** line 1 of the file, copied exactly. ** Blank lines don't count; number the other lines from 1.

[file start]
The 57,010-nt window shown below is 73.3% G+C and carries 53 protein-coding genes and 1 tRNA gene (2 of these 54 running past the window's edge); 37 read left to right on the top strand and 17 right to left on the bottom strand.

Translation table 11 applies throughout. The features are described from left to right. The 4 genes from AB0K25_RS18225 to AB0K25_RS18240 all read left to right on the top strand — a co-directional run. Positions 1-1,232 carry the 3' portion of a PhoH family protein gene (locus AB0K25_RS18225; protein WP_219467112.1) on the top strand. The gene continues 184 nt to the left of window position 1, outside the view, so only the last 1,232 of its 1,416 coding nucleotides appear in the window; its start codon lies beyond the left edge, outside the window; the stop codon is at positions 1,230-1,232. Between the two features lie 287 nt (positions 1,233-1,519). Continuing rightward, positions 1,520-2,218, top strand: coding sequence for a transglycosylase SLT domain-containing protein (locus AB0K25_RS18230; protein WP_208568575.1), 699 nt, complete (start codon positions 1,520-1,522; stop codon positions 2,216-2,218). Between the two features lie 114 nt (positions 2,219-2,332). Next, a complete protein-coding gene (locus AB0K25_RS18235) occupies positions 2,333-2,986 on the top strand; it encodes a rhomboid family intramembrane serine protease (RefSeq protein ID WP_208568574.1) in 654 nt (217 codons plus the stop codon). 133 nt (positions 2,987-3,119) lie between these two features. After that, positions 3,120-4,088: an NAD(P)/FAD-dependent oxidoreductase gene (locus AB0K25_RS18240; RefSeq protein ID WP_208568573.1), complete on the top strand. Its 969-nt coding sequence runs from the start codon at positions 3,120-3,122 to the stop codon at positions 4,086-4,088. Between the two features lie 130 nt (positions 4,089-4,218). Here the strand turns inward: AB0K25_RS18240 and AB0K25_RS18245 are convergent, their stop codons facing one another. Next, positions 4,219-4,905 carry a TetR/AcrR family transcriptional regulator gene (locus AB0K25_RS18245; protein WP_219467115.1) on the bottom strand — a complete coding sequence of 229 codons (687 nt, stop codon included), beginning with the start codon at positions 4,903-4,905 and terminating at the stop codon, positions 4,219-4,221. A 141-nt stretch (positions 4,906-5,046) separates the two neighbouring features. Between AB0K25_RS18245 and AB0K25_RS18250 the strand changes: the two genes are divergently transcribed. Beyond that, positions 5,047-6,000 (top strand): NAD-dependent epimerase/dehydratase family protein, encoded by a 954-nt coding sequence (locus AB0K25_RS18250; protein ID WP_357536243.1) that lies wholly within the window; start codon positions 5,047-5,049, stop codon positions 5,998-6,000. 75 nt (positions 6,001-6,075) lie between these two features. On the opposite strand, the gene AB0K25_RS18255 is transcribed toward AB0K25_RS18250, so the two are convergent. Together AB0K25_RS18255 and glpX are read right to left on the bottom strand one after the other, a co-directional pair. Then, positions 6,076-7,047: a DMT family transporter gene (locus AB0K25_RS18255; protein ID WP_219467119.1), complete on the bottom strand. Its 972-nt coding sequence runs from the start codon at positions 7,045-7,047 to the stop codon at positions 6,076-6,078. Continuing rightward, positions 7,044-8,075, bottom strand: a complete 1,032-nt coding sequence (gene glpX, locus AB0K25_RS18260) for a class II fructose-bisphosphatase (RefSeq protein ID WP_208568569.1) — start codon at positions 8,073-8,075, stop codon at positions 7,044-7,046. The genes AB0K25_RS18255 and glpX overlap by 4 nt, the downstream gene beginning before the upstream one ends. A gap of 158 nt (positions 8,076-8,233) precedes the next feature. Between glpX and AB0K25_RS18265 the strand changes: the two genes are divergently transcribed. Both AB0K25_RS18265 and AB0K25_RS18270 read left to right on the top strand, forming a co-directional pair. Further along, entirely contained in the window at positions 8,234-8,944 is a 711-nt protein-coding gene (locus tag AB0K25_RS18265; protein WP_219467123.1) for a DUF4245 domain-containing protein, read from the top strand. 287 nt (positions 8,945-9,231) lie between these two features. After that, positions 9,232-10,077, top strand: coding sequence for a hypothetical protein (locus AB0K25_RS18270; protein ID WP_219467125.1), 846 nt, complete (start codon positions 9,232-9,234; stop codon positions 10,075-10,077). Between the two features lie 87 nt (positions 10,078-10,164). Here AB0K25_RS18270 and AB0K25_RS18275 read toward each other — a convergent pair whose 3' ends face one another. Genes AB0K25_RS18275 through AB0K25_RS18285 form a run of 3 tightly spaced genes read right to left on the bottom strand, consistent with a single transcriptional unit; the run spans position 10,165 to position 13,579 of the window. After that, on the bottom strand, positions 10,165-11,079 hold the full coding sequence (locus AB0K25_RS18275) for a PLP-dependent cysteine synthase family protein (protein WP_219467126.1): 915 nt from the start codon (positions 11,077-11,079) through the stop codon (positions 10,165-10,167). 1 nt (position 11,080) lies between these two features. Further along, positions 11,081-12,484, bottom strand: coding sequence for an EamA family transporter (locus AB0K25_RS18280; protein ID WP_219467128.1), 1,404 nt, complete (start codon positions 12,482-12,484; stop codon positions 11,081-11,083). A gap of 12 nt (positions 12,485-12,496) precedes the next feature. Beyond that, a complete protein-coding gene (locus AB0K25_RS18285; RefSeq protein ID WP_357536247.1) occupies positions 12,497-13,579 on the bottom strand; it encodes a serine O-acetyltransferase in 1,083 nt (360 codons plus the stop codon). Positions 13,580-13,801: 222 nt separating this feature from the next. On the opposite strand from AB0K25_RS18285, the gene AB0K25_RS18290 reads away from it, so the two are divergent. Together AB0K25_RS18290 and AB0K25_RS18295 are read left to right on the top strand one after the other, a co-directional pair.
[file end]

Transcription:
The 57,010-nt window shown below is 73.3% G+C and carries 53 protein-coding genes and 1 tRNA gene (2 of these 54 running past the window's edge); 37 read left to right on the top strand and 17 right to left on the bottom strand.